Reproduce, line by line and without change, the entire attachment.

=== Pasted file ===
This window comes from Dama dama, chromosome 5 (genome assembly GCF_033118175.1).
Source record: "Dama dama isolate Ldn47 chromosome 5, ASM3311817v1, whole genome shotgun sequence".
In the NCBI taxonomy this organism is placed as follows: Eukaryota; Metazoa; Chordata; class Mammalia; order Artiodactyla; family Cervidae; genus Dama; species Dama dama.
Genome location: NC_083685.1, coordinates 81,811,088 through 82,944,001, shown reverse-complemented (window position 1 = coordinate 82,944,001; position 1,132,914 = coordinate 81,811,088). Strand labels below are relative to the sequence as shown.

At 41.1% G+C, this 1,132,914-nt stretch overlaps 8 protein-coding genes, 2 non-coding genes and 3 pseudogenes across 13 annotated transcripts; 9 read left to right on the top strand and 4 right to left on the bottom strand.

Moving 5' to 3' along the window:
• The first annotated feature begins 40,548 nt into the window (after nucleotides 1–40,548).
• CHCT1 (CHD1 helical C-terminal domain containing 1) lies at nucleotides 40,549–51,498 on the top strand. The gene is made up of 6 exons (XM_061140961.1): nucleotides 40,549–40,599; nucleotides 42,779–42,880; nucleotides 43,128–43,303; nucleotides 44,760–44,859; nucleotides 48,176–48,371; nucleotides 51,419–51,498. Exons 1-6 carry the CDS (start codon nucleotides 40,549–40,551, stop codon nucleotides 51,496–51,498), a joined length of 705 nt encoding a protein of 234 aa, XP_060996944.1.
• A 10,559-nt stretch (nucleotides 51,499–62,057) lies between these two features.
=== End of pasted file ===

This window comes from Dama dama, chromosome 5 (genome assembly GCF_033118175.1).
Source record: "Dama dama isolate Ldn47 chromosome 5, ASM3311817v1, whole genome shotgun sequence".
In the NCBI taxonomy this organism is placed as follows: Eukaryota; Metazoa; Chordata; class Mammalia; order Artiodactyla; family Cervidae; genus Dama; species Dama dama.
Genome location: NC_083685.1, coordinates 81,811,088 through 82,944,001, shown reverse-complemented (window position 1 = coordinate 82,944,001; position 1,132,914 = coordinate 81,811,088). Strand labels below are relative to the sequence as shown.

At 41.1% G+C, this 1,132,914-nt stretch overlaps 8 protein-coding genes, 2 non-coding genes and 3 pseudogenes across 13 annotated transcripts; 9 read left to right on the top strand and 4 right to left on the bottom strand.

Moving 5' to 3' along the window:
• The first annotated feature begins 40,548 nt into the window (after nucleotides 1–40,548).
• CHCT1 (CHD1 helical C-terminal domain containing 1) lies at nucleotides 40,549–51,498 on the top strand. The gene is made up of 6 exons (XM_061140961.1): nucleotides 40,549–40,599; nucleotides 42,779–42,880; nucleotides 43,128–43,303; nucleotides 44,760–44,859; nucleotides 48,176–48,371; nucleotides 51,419–51,498. Exons 1-6 carry the CDS (start codon nucleotides 40,549–40,551, stop codon nucleotides 51,496–51,498), a joined length of 705 nt encoding a protein of 234 aa, XP_060996944.1.
• A 10,559-nt stretch (nucleotides 51,499–62,057) lies between these two features.